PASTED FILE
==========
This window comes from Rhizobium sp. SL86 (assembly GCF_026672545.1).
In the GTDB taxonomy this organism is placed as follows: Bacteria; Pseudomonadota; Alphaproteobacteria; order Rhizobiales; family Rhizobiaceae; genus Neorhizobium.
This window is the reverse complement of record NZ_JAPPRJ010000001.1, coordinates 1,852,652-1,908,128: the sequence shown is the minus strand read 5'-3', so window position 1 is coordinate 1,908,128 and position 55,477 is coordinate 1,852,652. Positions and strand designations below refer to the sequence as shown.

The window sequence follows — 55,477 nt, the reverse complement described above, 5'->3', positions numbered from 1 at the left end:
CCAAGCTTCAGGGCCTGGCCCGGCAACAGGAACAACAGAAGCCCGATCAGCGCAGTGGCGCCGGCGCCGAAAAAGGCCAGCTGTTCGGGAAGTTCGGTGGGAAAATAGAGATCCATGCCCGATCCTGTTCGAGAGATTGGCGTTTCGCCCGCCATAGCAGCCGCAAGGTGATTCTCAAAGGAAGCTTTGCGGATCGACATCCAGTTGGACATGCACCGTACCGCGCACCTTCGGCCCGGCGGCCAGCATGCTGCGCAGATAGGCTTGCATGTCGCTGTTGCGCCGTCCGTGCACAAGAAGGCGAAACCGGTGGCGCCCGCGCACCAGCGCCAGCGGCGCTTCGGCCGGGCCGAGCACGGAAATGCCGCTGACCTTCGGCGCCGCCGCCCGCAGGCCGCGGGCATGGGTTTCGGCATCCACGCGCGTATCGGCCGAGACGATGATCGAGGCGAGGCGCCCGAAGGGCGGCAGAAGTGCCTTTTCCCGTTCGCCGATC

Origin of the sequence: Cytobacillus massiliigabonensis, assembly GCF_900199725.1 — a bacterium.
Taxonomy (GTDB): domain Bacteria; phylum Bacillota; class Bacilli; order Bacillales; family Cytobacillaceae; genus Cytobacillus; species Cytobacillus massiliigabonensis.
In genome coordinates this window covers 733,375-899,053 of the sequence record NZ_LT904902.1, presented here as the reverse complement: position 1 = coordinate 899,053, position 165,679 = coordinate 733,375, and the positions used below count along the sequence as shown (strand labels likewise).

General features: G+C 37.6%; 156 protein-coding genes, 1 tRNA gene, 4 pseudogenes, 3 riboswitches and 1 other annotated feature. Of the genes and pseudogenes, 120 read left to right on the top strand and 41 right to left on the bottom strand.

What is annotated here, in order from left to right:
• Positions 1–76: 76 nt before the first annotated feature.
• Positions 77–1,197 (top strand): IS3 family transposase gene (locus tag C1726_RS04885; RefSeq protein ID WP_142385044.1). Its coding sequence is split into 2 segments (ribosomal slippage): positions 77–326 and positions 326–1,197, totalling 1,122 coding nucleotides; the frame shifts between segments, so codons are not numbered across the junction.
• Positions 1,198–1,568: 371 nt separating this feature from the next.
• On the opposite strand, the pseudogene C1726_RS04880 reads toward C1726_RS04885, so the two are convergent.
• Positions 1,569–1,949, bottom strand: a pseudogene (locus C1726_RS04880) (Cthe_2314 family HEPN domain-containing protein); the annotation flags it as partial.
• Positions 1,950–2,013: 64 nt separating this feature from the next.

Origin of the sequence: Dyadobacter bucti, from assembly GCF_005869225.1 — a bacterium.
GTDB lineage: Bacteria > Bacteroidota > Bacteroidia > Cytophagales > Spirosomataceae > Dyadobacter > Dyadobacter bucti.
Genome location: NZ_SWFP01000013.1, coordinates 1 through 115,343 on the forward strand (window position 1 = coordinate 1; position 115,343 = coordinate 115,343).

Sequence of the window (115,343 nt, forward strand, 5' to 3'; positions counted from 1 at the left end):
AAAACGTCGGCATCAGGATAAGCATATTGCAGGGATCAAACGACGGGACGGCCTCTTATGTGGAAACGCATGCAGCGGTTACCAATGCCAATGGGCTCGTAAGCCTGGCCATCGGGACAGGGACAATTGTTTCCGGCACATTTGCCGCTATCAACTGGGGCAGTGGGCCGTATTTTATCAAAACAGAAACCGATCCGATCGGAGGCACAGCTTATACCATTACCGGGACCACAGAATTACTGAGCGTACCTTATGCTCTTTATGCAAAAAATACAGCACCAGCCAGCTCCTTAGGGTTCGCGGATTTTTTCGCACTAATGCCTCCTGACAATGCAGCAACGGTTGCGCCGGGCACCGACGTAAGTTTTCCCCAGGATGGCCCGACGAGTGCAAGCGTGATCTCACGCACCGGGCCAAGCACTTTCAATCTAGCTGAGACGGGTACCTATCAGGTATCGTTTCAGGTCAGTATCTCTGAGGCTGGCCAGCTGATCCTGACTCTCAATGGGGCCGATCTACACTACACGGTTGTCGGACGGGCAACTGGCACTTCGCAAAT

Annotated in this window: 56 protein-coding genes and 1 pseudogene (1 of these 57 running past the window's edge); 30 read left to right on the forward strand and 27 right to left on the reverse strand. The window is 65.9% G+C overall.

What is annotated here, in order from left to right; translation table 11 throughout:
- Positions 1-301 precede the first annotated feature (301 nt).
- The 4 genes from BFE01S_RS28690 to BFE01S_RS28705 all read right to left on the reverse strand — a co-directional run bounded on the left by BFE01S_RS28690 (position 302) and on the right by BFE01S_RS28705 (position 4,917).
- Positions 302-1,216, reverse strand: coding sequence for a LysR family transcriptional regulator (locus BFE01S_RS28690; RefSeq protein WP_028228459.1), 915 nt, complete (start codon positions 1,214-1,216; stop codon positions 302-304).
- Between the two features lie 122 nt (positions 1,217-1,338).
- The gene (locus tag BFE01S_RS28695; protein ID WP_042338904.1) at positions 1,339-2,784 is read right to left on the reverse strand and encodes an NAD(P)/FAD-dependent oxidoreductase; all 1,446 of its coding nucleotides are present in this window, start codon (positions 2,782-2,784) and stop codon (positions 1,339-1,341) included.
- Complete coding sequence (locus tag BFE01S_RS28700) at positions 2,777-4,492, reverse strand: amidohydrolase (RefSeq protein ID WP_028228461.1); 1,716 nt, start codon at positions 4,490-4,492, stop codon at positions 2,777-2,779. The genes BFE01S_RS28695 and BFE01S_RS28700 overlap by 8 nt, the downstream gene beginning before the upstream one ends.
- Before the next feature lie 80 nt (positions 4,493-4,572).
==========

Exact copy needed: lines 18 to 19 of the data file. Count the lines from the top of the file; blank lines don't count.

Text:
GTDB lineage: Bacteria > Bacteroidota > Bacteroidia > Cytophagales > Spirosomataceae > Dyadobacter > Dyadobacter bucti.
Genome location: NZ_SWFP01000013.1, coordinates 1 through 115,343 on the forward strand (window position 1 = coordinate 1; position 115,343 = coordinate 115,343).